For sale: one economy, slightly used

In a couple of previous posts (here and here), I’ve written about the effects I expect to see social media have on the financial services industry – particularly retail banking and insurance – this year. The reason I expect to see companies in the industry explore social media is the need to re-establish themselves as being trustworthy by interacting with their customers in an open and trustworthy way – something social media can be perfect for (See Christophe Langlois’ discussion of VanCity’s “Change Everything”, for example).

However, there is a deeper question to ask concerning not just how financial organisations regain trust, or even how to regulate their behaviour to avoid a similar crisis in future:  the question is whether our current economic system is set up to achieve the right objectives at all. My previous posts contained links to some articles exploring this theme, but Umair Haque at the Harvard Business School has just posted a much more direct call for a “Smart Growth Manifesto” on his blog.

Umair’s post echoes a special issue New Scientist magazine ran back in October on the theme “the Folly of Growth”. Articles in the magazine argued that current expectations of continuous economic growth (a trend that, until now, has withstood periodic recessions) cannot reasonably continue, on the following basis:

  • Each dollar of GDP value can be associated with an estimate of the resource consumed in its creation.
  • Even assuming a relatively modest rate of future growth, at the current level of resource usage / $ of GDP, and at the current level of reduction in that figure, we will rapidly run out of resources.
  • If the expected rate of growth is increased to reflect one of the benefits of growth often cited by free-market economists – i.e. an improvement in living standards in emerging and developing economies driven eventually by growth in developed economies), then we run of resources incredibly fast.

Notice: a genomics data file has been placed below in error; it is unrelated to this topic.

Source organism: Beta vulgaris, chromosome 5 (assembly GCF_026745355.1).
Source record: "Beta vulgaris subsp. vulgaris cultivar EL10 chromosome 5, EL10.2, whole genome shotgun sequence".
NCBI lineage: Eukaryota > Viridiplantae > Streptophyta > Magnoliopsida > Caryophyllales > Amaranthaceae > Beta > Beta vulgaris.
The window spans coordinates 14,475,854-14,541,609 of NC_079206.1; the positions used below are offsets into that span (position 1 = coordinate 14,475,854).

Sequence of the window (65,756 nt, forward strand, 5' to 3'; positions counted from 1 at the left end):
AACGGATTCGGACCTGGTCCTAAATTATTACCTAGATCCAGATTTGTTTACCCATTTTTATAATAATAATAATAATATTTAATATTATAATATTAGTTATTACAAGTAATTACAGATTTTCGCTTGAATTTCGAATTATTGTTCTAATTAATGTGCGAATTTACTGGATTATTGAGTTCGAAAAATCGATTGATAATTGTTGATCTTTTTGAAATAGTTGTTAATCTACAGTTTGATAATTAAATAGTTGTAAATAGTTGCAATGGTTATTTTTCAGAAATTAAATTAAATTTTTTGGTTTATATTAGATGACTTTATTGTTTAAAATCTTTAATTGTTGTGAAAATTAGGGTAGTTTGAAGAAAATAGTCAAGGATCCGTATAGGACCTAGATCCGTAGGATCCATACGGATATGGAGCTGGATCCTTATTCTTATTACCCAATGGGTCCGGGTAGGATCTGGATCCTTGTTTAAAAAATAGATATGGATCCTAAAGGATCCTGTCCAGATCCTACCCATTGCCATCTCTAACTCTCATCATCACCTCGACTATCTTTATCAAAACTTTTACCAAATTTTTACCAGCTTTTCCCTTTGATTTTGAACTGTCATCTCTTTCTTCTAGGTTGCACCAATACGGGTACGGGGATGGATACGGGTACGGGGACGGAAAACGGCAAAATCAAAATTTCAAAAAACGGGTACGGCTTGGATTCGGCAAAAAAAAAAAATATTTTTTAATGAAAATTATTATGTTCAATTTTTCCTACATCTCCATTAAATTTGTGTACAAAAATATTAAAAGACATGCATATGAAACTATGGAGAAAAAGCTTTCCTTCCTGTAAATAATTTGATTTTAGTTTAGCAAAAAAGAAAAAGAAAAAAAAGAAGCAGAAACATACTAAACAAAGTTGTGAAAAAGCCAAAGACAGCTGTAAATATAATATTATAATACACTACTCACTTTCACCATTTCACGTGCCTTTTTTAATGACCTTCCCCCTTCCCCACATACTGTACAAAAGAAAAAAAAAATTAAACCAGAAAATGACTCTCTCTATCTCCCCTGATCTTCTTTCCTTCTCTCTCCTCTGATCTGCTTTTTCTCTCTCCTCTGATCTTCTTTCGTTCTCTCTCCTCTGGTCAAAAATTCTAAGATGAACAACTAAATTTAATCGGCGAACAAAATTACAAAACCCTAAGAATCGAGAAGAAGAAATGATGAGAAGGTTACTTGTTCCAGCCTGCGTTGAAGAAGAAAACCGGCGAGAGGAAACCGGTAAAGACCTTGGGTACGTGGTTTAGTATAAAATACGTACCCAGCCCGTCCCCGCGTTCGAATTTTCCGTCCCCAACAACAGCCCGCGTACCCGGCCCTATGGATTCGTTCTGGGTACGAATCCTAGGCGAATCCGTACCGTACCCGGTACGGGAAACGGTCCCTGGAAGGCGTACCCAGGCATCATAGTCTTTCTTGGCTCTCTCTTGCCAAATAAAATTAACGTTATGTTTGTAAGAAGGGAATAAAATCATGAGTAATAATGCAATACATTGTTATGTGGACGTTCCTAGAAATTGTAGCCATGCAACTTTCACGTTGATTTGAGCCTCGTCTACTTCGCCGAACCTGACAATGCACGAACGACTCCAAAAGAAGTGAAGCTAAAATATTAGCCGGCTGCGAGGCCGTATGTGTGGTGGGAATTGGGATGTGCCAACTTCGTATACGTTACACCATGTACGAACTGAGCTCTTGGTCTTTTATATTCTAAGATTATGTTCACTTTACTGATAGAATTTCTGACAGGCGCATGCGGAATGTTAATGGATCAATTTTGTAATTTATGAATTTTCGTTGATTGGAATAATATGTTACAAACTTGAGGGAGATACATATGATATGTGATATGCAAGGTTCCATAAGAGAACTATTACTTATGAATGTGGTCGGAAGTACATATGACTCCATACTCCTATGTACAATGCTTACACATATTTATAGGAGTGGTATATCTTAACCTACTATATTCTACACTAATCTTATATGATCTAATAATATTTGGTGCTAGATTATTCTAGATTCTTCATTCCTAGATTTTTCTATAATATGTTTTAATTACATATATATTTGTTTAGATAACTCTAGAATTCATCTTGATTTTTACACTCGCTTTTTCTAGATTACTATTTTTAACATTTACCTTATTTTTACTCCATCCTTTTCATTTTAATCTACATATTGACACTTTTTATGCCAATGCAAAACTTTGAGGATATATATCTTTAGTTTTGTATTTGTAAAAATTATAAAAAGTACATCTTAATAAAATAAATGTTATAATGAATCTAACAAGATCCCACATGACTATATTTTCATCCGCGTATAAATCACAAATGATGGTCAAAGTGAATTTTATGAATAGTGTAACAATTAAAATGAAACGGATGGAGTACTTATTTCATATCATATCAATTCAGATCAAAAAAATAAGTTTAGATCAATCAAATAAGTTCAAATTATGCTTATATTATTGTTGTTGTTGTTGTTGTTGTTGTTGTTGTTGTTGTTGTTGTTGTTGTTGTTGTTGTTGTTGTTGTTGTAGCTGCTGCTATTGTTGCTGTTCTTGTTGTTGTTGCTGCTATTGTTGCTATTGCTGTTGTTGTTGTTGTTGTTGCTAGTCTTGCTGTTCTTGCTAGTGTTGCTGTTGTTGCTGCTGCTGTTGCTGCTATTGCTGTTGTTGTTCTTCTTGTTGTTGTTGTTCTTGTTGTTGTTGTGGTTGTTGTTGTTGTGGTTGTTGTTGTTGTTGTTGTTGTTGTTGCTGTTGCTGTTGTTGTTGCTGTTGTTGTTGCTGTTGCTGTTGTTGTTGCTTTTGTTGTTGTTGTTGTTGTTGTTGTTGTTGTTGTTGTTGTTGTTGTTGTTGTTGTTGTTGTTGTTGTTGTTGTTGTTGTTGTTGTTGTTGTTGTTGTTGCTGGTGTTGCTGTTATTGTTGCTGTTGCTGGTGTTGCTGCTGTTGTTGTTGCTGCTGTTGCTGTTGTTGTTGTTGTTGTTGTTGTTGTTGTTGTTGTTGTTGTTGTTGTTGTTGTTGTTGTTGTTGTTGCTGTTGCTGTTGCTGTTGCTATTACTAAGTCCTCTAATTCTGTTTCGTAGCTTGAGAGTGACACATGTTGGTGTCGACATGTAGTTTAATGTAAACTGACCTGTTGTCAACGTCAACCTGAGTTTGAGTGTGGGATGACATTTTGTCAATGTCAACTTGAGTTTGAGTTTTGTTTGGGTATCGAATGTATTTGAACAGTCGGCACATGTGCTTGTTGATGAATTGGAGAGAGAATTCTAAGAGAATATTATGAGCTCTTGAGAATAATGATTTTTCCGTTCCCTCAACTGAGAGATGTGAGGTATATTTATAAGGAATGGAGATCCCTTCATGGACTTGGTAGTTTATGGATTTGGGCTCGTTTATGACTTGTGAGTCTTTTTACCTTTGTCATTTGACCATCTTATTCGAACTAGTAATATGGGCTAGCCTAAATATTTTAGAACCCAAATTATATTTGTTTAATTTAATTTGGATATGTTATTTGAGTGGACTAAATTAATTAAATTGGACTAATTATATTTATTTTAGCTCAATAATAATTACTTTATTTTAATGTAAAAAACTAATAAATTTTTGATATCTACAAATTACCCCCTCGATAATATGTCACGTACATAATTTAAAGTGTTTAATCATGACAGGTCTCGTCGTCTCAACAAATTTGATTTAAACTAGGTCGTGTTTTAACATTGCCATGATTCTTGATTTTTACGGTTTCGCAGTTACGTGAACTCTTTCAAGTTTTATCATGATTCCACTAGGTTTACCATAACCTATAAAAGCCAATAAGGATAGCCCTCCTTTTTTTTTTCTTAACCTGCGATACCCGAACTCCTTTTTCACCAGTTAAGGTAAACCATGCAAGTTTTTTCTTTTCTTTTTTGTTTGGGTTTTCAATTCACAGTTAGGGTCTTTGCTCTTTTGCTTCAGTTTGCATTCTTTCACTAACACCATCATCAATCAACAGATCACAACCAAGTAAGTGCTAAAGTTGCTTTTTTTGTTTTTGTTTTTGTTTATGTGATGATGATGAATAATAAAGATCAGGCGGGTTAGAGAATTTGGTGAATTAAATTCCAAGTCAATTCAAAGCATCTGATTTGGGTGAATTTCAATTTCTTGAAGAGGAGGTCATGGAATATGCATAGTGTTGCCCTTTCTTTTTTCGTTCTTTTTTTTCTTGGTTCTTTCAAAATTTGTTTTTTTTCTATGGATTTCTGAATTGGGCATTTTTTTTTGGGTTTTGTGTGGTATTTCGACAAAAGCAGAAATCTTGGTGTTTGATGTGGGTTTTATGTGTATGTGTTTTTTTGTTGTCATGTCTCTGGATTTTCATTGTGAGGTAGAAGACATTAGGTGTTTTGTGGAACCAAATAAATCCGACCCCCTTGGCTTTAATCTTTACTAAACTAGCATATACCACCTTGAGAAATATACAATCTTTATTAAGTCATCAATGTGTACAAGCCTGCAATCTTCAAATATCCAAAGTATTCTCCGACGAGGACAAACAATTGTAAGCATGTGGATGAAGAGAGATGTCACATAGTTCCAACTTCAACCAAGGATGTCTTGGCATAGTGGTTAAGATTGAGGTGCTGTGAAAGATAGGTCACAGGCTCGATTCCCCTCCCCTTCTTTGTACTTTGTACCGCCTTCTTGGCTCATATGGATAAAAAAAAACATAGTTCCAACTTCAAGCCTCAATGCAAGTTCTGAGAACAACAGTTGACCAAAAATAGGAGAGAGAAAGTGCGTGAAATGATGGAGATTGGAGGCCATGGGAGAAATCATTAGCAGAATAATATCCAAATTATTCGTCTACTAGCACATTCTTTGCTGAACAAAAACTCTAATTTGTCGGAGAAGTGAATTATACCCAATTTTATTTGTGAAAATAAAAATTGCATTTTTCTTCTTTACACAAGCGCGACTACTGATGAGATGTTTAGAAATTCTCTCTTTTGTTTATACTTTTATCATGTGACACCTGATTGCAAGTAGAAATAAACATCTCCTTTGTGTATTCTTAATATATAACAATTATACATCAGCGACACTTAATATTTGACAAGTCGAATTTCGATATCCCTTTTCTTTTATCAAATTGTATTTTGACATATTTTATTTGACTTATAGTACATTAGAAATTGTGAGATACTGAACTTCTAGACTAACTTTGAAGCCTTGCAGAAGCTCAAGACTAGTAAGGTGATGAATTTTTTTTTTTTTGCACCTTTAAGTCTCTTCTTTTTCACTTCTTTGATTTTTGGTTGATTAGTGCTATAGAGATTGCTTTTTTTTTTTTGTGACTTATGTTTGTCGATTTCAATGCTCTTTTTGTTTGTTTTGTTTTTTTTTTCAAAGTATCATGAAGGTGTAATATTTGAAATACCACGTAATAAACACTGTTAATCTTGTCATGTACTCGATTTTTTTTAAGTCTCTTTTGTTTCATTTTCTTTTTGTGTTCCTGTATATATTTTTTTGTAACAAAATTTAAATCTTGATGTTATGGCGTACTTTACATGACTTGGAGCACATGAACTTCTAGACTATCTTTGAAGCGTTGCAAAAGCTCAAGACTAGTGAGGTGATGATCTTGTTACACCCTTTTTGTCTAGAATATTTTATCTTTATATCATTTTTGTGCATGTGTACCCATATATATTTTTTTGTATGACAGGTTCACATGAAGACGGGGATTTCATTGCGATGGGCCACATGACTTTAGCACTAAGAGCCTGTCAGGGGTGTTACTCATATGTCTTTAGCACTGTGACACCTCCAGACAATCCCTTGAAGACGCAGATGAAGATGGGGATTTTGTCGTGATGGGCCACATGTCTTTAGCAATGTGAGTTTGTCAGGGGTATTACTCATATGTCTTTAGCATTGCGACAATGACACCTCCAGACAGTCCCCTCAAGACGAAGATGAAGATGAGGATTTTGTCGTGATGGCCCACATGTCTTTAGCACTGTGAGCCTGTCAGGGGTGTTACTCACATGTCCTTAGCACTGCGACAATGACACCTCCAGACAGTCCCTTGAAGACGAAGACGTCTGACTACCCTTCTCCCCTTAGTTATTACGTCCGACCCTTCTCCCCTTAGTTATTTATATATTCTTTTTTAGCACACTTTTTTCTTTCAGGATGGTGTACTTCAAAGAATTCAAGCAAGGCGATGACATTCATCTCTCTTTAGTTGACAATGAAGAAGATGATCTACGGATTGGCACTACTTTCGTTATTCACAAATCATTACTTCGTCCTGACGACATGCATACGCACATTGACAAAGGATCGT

One of the New Scientist articles went on to calculate an answer to the following question: if we want to drive economic growth at that level, how much more efficient do we need to become at utilising natural resources to achieve it?

The answer (based on their assumptions) was frightening: 5 times better to achieve modest growth; 50-100 times better or more if our goal is to lift the entire world to an equivalent standard of living to that enjoyed in today’s United States.

There are, of course, a huge number of assumptions behind those figures, not to mention questioning the basis on which “standard of living” is measure (i.e. to what degree is the quality of life of someone in the U.S. or anywhere else determined by their consumption of economic or environmental resources?).

However, to me the message is clear, we must be driven by goals that are not entirely based on monetary growth. As individuals, of course, that’s true already (Mr. Madoff and his like excepted); what we need to see now – as Umair has pointed out – are economic systems that reflect that.

This week’s reading: the future of banking